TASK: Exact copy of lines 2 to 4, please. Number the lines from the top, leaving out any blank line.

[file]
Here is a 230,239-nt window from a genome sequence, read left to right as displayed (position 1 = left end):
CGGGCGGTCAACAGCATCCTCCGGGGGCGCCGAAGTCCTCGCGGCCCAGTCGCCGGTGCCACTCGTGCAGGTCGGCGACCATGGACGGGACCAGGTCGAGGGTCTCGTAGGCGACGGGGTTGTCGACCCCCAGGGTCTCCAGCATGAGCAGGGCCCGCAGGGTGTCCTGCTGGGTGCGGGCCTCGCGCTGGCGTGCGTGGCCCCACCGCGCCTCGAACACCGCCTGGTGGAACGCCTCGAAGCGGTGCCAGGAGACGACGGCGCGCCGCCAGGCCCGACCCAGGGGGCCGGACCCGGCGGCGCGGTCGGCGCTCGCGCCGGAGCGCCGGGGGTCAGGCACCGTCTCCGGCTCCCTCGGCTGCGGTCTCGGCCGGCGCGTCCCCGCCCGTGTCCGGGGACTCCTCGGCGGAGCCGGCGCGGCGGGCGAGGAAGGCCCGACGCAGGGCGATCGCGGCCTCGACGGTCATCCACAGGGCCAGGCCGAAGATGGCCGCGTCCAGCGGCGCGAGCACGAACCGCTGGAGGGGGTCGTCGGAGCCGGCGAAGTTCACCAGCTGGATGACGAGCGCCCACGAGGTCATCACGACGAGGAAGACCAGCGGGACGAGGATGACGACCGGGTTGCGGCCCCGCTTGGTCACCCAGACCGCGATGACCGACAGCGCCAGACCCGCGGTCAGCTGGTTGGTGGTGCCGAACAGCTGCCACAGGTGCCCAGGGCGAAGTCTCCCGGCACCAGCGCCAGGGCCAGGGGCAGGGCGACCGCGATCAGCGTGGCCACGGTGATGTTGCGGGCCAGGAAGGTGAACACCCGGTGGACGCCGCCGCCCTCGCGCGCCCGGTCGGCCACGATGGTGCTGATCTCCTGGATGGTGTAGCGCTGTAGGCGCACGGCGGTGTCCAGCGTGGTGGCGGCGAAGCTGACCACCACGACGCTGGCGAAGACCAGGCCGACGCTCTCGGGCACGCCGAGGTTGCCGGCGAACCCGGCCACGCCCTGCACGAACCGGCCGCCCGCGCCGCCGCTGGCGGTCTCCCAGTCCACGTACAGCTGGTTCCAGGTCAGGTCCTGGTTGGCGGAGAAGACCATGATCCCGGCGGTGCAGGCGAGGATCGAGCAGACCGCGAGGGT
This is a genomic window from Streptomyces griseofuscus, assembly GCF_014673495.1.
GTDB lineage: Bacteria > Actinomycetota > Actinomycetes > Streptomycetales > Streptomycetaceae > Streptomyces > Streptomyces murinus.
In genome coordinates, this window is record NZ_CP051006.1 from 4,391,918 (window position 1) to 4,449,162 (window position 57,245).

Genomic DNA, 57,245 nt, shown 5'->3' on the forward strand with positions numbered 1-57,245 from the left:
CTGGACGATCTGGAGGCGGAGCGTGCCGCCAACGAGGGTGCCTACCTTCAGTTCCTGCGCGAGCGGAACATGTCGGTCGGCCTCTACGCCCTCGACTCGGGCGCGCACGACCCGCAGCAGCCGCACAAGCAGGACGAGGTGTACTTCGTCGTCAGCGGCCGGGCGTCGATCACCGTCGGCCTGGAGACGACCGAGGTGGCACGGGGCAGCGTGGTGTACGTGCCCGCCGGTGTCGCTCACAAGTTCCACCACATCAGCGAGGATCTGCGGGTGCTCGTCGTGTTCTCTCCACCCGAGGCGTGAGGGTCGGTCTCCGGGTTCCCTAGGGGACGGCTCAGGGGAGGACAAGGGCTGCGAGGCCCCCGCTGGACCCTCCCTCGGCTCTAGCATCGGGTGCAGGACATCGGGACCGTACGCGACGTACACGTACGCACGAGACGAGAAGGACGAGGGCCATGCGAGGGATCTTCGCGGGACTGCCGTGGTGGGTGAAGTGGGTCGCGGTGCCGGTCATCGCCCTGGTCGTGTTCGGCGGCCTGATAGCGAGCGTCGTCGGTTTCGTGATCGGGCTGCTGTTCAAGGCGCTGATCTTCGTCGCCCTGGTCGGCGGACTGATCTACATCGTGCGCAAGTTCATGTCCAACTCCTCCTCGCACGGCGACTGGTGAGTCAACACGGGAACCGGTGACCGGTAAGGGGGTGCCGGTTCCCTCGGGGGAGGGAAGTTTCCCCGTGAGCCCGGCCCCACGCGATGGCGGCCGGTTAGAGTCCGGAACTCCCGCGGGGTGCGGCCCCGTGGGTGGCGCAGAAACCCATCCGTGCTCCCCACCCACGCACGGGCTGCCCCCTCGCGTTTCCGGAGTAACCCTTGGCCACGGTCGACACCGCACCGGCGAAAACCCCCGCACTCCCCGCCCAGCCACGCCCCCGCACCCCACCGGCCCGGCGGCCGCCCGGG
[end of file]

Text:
CGGGCGGTCAACAGCATCCTCCGGGGGCGCCGAAGTCCTCGCGGCCCAGTCGCCGGTGCCACTCGTGCAGGTCGGCGACCATGGACGGGACCAGGTCGAGGGTCTCGTAGGCGACGGGGTTGTCGACCCCCAGGGTCTCCAGCATGAGCAGGGCCCGCAGGGTGTCCTGCTGGGTGCGGGCCTCGCGCTGGCGTGCGTGGCCCCACCGCGCCTCGAACACCGCCTGGTGGAACGCCTCGAAGCGGTGCCAGGAGACGACGGCGCGCCGCCAGGCCCGACCCAGGGGGCCGGACCCGGCGGCGCGGTCGGCGCTCGCGCCGGAGCGCCGGGGGTCAGGCACCGTCTCCGGCTCCCTCGGCTGCGGTCTCGGCCGGCGCGTCCCCGCCCGTGTCCGGGGACTCCTCGGCGGAGCCGGCGCGGCGGGCGAGGAAGGCCCGACGCAGGGCGATCGCGGCCTCGACGGTCATCCACAGGGCCAGGCCGAAGATGGCCGCGTCCAGCGGCGCGAGCACGAACCGCTGGAGGGGGTCGTCGGAGCCGGCGAAGTTCACCAGCTGGATGACGAGCGCCCACGAGGTCATCACGACGAGGAAGACCAGCGGGACGAGGATGACGACCGGGTTGCGGCCCCGCTTGGTCACCCAGACCGCGATGACCGACAGCGCCAGACCCGCGGTCAGCTGGTTGGTGGTGCCGAACAGCTGCCACAGGTGCCCAGGGCGAAGTCTCCCGGCACCAGCGCCAGGGCCAGGGGCAGGGCGACCGCGATCAGCGTGGCCACGGTGATGTTGCGGGCCAGGAAGGTGAACACCCGGTGGACGCCGCCGCCCTCGCGCGCCCGGTCGGCCACGATGGTGCTGATCTCCTGGATGGTGTAGCGCTGTAGGCGCACGGCGGTGTCCAGCGTGGTGGCGGCGAAGCTGACCACCACGACGCTGGCGAAGACCAGGCCGACGCTCTCGGGCACGCCGAGGTTGCCGGCGAACCCGGCCACGCCCTGCACGAACCGGCCGCCCGCGCCGCCGCTGGCGGTCTCCCAGTCCACGTACAGCTGGTTCCAGGTCAGGTCCTGGTTGGCGGAGAAGACCATGATCCCGGCGGTGCAGGCGAGGATCGAGCAGACCGCGAGGGT
This is a genomic window from Streptomyces griseofuscus, assembly GCF_014673495.1.
GTDB lineage: Bacteria > Actinomycetota > Actinomycetes > Streptomycetales > Streptomycetaceae > Streptomyces > Streptomyces murinus.